History of epidemics in China some reflections on the role of animals

Di Lu*

*Corresponding author for this work

Research output: Contribution to journalReview articlepeer-review


The global pandemic of COVID-19 as a zoonotic disease invites new reflections on the human-animal relationship in the history of epidemics. Historians have explored medical concepts, social impacts, and other aspects of epidemics in China at different geographical and temporal scales. Relevant research significantly enriches historical understanding, yet animals seldom occupy the center of attention despite the fact that a variety of human infectious diseases such as plague are zoonotic in origin. This article suggests the need for a reappraisal of epidemics in Chinese history, with particular consideration of historical information on the multifold involvement of animals in human infections and anticontagious measures. Rethinking historically the interactions between humans and animals within the epidemic context helps to raise our awareness that Chinese medical thinkers were sensitive to the possibility of zoonotic infection, and prompt new analyses of how they understood the human-animal boundary and beyond.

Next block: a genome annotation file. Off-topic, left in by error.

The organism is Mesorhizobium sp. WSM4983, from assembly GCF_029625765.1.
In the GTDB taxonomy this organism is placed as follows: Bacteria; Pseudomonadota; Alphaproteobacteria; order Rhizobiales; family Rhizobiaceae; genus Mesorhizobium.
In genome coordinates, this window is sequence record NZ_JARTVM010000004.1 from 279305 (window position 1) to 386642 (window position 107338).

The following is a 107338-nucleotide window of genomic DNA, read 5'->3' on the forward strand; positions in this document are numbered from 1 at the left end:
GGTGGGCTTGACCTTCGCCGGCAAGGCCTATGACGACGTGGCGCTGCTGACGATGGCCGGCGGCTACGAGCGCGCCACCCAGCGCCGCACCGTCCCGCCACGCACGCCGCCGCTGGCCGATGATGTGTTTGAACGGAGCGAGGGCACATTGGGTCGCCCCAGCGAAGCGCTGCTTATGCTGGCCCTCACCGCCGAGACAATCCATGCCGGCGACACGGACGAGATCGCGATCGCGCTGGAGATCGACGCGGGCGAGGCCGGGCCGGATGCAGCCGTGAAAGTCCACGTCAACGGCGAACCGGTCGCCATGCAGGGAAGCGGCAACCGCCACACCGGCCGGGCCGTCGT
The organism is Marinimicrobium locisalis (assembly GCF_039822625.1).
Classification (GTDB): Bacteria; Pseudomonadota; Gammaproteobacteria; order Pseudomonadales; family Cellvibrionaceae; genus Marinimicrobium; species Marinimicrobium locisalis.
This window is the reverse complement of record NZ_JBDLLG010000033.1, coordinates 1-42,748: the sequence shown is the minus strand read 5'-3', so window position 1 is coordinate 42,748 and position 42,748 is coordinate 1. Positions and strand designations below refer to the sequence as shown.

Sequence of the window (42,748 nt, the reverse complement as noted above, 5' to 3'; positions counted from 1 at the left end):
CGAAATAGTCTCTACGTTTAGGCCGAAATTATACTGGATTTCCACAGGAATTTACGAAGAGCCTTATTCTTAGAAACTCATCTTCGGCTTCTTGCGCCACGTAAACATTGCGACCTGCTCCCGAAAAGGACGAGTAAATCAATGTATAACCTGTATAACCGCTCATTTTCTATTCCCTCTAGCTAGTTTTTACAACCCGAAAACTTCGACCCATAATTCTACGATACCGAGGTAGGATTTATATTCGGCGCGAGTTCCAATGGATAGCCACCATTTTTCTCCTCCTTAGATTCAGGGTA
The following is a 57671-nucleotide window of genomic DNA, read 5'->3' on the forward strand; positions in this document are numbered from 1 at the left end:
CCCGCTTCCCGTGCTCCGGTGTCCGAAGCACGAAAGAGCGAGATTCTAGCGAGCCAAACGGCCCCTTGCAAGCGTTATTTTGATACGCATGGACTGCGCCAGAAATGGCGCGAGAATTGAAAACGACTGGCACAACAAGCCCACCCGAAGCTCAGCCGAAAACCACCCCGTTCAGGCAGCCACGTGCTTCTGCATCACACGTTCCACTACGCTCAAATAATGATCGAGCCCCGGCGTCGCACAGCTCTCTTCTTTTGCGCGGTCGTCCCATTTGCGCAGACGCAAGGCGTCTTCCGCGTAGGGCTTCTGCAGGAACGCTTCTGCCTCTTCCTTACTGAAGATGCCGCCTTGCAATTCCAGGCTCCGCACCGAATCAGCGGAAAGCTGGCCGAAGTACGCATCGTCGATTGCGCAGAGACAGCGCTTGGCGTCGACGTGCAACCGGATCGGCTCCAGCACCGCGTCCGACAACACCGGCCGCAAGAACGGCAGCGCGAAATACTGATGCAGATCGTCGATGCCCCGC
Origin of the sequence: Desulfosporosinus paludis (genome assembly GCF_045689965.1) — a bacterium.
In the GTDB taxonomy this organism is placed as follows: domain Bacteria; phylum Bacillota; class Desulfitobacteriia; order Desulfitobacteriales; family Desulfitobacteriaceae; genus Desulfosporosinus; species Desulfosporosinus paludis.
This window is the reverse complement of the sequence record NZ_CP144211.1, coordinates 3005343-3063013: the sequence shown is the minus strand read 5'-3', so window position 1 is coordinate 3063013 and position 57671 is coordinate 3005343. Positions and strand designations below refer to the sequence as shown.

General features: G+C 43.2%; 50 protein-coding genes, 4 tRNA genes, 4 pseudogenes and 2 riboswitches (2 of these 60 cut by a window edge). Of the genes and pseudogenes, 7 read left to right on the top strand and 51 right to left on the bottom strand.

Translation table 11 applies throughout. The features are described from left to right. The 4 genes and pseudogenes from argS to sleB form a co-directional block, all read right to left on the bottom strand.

Original languageEnglish
Pages (from-to)137-152
Number of pages16
JournalAsian Medicine
Issue number1
StatePublished - 2021


  • COVID-19
  • Chinese medicine
  • Epidemic
  • Medical history
  • Zoonosis


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